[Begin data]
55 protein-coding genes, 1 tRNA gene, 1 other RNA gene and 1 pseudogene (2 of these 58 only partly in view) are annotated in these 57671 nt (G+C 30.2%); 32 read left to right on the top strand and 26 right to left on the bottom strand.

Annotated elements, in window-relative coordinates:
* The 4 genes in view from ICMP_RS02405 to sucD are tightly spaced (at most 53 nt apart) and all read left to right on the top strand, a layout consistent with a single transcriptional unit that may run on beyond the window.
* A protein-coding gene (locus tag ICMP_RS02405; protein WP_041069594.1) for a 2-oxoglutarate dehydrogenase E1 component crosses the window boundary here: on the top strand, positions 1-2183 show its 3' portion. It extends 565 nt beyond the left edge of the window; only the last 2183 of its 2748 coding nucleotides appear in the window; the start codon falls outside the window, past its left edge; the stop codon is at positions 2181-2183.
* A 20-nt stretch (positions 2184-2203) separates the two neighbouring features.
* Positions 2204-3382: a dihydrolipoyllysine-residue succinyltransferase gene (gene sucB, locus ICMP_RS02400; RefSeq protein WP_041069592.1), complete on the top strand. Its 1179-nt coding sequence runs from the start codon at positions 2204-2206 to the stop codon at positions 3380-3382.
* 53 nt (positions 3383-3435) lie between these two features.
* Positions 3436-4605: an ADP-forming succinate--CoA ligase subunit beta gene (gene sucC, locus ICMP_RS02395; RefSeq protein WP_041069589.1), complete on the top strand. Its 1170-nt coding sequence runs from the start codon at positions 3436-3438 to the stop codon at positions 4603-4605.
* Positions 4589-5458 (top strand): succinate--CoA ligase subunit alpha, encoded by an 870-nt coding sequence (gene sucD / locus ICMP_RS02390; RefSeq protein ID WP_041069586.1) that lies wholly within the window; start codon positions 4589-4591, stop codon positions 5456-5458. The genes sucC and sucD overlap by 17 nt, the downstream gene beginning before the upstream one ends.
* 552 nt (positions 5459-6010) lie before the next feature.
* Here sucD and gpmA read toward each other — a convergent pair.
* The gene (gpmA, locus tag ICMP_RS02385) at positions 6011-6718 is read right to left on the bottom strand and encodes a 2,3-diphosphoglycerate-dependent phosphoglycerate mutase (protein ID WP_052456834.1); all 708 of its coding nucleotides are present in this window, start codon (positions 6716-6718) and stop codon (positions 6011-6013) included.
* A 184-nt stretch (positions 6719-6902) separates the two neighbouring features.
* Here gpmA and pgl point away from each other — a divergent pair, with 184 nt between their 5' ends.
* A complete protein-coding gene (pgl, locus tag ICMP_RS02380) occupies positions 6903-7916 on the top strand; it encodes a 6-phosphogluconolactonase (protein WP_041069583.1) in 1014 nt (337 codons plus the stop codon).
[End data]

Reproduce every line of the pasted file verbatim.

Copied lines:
55 protein-coding genes, 1 tRNA gene, 1 other RNA gene and 1 pseudogene (2 of these 58 only partly in view) are annotated in these 57671 nt (G+C 30.2%); 32 read left to right on the top strand and 26 right to left on the bottom strand.

Annotated elements, in window-relative coordinates:
* The 4 genes in view from ICMP_RS02405 to sucD are tightly spaced (at most 53 nt apart) and all read left to right on the top strand, a layout consistent with a single transcriptional unit that may run on beyond the window.
* A protein-coding gene (locus tag ICMP_RS02405; protein WP_041069594.1) for a 2-oxoglutarate dehydrogenase E1 component crosses the window boundary here: on the top strand, positions 1-2183 show its 3' portion. It extends 565 nt beyond the left edge of the window; only the last 2183 of its 2748 coding nucleotides appear in the window; the start codon falls outside the window, past its left edge; the stop codon is at positions 2181-2183.
* A 20-nt stretch (positions 2184-2203) separates the two neighbouring features.
* Positions 2204-3382: a dihydrolipoyllysine-residue succinyltransferase gene (gene sucB, locus ICMP_RS02400; RefSeq protein WP_041069592.1), complete on the top strand. Its 1179-nt coding sequence runs from the start codon at positions 2204-2206 to the stop codon at positions 3380-3382.
* 53 nt (positions 3383-3435) lie between these two features.
* Positions 3436-4605: an ADP-forming succinate--CoA ligase subunit beta gene (gene sucC, locus ICMP_RS02395; RefSeq protein WP_041069589.1), complete on the top strand. Its 1170-nt coding sequence runs from the start codon at positions 3436-3438 to the stop codon at positions 4603-4605.
* Positions 4589-5458 (top strand): succinate--CoA ligase subunit alpha, encoded by an 870-nt coding sequence (gene sucD / locus ICMP_RS02390; RefSeq protein ID WP_041069586.1) that lies wholly within the window; start codon positions 4589-4591, stop codon positions 5456-5458. The genes sucC and sucD overlap by 17 nt, the downstream gene beginning before the upstream one ends.
* 552 nt (positions 5459-6010) lie before the next feature.
* Here sucD and gpmA read toward each other — a convergent pair.
* The gene (gpmA, locus tag ICMP_RS02385) at positions 6011-6718 is read right to left on the bottom strand and encodes a 2,3-diphosphoglycerate-dependent phosphoglycerate mutase (protein ID WP_052456834.1); all 708 of its coding nucleotides are present in this window, start codon (positions 6716-6718) and stop codon (positions 6011-6013) included.
* A 184-nt stretch (positions 6719-6902) separates the two neighbouring features.
* Here gpmA and pgl point away from each other — a divergent pair, with 184 nt between their 5' ends.
* A complete protein-coding gene (pgl, locus tag ICMP_RS02380) occupies positions 6903-7916 on the top strand; it encodes a 6-phosphogluconolactonase (protein WP_041069583.1) in 1014 nt (337 codons plus the stop codon).